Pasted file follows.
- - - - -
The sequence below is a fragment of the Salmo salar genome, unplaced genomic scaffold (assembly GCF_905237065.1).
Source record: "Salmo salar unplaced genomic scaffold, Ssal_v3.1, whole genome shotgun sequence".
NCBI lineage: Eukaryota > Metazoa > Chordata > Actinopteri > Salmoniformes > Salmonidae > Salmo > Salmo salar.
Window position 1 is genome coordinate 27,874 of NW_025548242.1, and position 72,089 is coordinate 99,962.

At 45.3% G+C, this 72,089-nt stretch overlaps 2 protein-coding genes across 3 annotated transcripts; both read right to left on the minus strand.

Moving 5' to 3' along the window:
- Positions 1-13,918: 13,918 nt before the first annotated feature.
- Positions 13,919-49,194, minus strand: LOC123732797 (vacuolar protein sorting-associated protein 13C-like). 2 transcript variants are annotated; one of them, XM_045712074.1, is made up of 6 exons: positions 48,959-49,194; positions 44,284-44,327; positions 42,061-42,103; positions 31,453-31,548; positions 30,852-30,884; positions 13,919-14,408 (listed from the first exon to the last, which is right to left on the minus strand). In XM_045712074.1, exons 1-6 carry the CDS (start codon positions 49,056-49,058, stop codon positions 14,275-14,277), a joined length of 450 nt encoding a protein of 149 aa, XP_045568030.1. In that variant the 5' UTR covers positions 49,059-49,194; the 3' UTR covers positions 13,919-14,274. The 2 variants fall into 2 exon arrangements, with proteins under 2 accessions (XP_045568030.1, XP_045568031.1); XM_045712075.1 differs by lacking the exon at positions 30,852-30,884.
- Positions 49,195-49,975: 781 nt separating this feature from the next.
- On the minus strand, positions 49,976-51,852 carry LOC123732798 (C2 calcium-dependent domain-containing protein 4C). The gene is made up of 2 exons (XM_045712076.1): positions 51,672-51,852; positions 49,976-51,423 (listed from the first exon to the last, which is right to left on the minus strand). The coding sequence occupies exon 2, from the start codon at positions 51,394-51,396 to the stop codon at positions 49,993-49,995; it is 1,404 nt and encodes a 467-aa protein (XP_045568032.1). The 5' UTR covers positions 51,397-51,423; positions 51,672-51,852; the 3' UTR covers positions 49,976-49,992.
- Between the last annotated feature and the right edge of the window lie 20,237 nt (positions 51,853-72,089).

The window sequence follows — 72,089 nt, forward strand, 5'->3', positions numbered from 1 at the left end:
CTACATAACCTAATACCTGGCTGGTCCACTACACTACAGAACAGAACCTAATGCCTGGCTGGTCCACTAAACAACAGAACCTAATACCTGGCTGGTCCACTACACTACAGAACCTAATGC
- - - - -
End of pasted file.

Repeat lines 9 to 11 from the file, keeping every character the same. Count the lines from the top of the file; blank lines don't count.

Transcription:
- Positions 49,195-49,975: 781 nt separating this feature from the next.
- On the minus strand, positions 49,976-51,852 carry LOC123732798 (C2 calcium-dependent domain-containing protein 4C). The gene is made up of 2 exons (XM_045712076.1): positions 51,672-51,852; positions 49,976-51,423 (listed from the first exon to the last, which is right to left on the minus strand). The coding sequence occupies exon 2, from the start codon at positions 51,394-51,396 to the stop codon at positions 49,993-49,995; it is 1,404 nt and encodes a 467-aa protein (XP_045568032.1). The 5' UTR covers positions 51,397-51,423; positions 51,672-51,852; the 3' UTR covers positions 49,976-49,992.
- Between the last annotated feature and the right edge of the window lie 20,237 nt (positions 51,853-72,089).